One hundred and twenty-nine patients were included. Sixty-eight were in the maintenance arm and 61 in the spacing arm. One hundred patients (77.5%) were women, mean age was 55.3 (±11.5) years, 87 were anti-citrullinated protein antibody (78.4%) and 78 (69.6%) rheumatoid factors positive (online supplemental table 1). Levels of baseline calprotectin were modestly correlated with CRP (Rs=0.26, 95% CI 0.06 to 0.40) but not with pain Numeric Rating Scale (NRS), disease activity NRS, erythrocyte sedimentation rate, tender joints count and DAS28-CRP. We did not observe difference in serum calprotectin levels between patients who relapsed during 18 months of follow-up (mean±SD, 1564.6±995.8) and those who did not (1460.2±1113.7 ng/mL, p=0.59) (figure 1). We also did not find any difference in calprotectin levels in relapsers according to the treatment protocol: maintenance strategy (relapser mean±SD 1397.8±838.3 vs 1423.2±872.7 ng/mL, p=0.90)) or spacing strategy (relapser mean±SD 1677.0±1083.5 vs 1549.1±1585.7 ng/mL, p=0.77) (figure 1). There was also no difference in calprotectin levels when we study the occurrence of earlier relapse at 3, 6, 9 and 12 months. Calprotectin levels at baseline were not associated with risk of relapse even after adjustment for potential confounders (online supplemental table 2). The main limitation of this post-hoc analysis is the limited number of patients included, which raises a power issue to demonstrate a small mean difference in calprotectin level, which may have contributed to a false-negative result.

Figure 1

Serum calprotectin levels at baseline in patients with rheumatoid arthritis in sustained remission who relapsed or did not during 18 months of follow-up after continuing the tumour necrosis factor inhibitor at a stable dose (maintenance strategy) or spacing the injections (spacing strategy). Each dot represents one patient. Dark grey dots represent patients with relapse and light grey dots represent patients who do not relapse. Mean±SD, t-test.

Hence, even if we observed that calprotectin was associated with disease activity parameters, we found that calprotectin did not add any information to predict the risk of early or late relapse in patients with RA in sustained remission on TNFi regardless of the treatment strategy used.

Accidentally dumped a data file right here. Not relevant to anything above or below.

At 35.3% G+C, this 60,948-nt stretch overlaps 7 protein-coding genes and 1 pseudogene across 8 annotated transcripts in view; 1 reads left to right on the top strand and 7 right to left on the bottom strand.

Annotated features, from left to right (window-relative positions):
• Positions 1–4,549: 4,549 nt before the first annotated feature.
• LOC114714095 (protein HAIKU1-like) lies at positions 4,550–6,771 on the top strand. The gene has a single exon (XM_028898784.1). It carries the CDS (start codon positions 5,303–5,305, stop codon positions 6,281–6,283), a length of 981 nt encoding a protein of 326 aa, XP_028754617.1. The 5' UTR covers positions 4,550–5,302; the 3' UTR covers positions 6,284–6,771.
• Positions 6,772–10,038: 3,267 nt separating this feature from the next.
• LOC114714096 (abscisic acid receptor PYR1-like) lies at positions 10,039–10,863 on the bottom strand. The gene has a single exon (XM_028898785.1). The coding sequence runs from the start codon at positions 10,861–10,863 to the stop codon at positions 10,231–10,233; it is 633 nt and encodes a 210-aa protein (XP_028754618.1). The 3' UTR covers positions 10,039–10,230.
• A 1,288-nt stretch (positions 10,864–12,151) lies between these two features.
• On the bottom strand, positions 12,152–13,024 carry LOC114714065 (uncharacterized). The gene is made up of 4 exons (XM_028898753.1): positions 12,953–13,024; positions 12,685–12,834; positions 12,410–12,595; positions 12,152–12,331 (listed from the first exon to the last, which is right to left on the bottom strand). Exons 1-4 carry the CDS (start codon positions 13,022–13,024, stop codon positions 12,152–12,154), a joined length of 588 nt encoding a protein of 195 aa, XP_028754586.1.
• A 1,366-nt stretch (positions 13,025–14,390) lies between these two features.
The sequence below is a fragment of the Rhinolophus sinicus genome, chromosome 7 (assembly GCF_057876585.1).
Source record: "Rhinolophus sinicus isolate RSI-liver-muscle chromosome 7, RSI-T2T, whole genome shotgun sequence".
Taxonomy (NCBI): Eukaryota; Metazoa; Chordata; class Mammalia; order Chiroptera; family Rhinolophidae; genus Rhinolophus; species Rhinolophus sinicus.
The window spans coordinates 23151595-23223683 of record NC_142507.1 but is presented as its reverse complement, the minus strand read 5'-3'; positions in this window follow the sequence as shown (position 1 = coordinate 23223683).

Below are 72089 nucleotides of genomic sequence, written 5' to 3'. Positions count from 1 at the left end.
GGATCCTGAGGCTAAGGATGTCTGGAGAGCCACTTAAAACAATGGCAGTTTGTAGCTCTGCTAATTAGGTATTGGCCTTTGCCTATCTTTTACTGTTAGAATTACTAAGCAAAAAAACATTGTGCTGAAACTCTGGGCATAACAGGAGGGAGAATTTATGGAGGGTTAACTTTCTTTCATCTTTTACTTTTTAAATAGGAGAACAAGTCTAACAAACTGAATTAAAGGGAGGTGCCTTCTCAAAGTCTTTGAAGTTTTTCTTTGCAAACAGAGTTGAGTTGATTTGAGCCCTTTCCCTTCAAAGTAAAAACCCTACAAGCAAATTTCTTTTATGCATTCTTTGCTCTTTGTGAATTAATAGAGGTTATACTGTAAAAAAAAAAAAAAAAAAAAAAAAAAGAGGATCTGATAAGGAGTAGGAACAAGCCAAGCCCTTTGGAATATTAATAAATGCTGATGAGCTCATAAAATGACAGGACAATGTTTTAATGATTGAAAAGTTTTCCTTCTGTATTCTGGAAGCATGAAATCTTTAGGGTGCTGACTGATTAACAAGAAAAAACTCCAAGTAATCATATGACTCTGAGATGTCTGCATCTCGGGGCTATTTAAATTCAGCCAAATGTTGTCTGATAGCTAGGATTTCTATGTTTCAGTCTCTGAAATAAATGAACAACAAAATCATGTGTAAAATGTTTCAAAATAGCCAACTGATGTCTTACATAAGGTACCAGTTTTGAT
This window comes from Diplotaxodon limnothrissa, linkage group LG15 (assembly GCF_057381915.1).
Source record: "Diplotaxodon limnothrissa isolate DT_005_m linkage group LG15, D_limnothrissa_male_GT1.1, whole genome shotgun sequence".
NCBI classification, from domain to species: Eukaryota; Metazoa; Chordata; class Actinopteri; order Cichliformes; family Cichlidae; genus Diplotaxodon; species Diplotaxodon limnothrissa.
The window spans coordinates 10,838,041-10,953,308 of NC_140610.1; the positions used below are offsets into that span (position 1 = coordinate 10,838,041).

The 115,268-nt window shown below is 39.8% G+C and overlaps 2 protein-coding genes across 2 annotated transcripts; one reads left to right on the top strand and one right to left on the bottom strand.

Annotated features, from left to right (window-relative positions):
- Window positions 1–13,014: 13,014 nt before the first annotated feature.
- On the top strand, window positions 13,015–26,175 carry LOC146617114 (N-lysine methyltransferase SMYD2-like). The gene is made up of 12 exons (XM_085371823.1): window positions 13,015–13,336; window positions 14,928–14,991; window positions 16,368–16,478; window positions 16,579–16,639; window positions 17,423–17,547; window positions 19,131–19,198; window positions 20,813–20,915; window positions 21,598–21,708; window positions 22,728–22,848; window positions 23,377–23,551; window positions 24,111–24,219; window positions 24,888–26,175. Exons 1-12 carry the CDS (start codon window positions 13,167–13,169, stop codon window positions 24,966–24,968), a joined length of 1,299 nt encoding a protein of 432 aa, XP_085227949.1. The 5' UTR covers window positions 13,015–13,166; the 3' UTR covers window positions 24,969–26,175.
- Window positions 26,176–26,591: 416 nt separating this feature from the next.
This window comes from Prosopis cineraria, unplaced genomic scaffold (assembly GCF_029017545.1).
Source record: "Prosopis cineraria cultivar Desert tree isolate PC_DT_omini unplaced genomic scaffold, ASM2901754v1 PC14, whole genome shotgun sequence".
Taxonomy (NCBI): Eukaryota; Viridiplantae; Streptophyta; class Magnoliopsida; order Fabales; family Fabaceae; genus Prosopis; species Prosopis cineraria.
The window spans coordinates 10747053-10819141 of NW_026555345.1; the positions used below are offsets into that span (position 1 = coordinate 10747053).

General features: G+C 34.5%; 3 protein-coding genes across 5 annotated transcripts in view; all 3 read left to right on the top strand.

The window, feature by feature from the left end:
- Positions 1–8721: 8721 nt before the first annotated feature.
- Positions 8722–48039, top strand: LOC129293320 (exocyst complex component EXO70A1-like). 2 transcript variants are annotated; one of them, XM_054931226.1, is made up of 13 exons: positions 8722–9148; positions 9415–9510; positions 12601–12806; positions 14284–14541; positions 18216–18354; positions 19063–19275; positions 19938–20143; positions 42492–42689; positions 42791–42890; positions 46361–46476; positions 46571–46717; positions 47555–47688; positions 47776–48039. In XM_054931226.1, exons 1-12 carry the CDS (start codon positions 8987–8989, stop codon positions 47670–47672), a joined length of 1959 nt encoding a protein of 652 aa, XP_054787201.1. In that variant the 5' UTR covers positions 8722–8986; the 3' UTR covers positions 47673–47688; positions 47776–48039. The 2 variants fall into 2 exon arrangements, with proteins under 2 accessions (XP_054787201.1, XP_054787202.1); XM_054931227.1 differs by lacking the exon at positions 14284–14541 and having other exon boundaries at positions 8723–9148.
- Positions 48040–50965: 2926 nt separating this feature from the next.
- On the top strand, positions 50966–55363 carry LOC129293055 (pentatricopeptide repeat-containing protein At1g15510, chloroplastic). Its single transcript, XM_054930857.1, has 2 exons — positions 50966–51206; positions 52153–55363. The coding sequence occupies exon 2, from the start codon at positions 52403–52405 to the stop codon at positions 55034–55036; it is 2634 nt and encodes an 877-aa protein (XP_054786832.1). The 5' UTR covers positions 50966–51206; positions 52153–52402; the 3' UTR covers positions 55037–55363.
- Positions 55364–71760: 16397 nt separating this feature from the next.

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Ethics approval

This study involves human participants and was approved by CPP Paris 6. Participants gave informed consent to participate in the study before taking part.


We would like to thank Dr Dols for his preliminary assistance in the statistical analysis.


Supplementary materials

  • Supplementary Data

    This web only file has been produced by the BMJ Publishing Group from an electronic file supplied by the author(s) and has not been edited for content.


  • Contributors XR, MC and MVC collected the data and performed the calprotectin assay. XR and MC were responsible for data analysis. XR and MC wrote the first draft of the manuscript. MVC, MHP, BF and AB contributed to the conception and study design. BF provided and cared for the study patients. All authors contributed substantially to the interpretation of the data and critically reviewed the work for important intellectual content. All authors approved the final version.

  • Funding The authors have not declared a specific grant for this research from any funding agency in the public, commercial or not-for-profit sectors.

  • Competing interests None declared.

  • Provenance and peer review Not commissioned; externally peer reviewed.

  • Supplemental material This content has been supplied by the author(s). It has not been vetted by BMJ Publishing Group Limited (BMJ) and may not have been peer-reviewed. Any opinions or recommendations discussed are solely those of the author(s) and are not endorsed by BMJ. BMJ disclaims all liability and responsibility arising from any reliance placed on the content. Where the content includes any translated material, BMJ does not warrant the accuracy and reliability of the translations (including but not limited to local regulations, clinical guidelines, terminology, drug names and drug dosages), and is not responsible for any error and/or omissions arising from translation and adaptation or otherwise.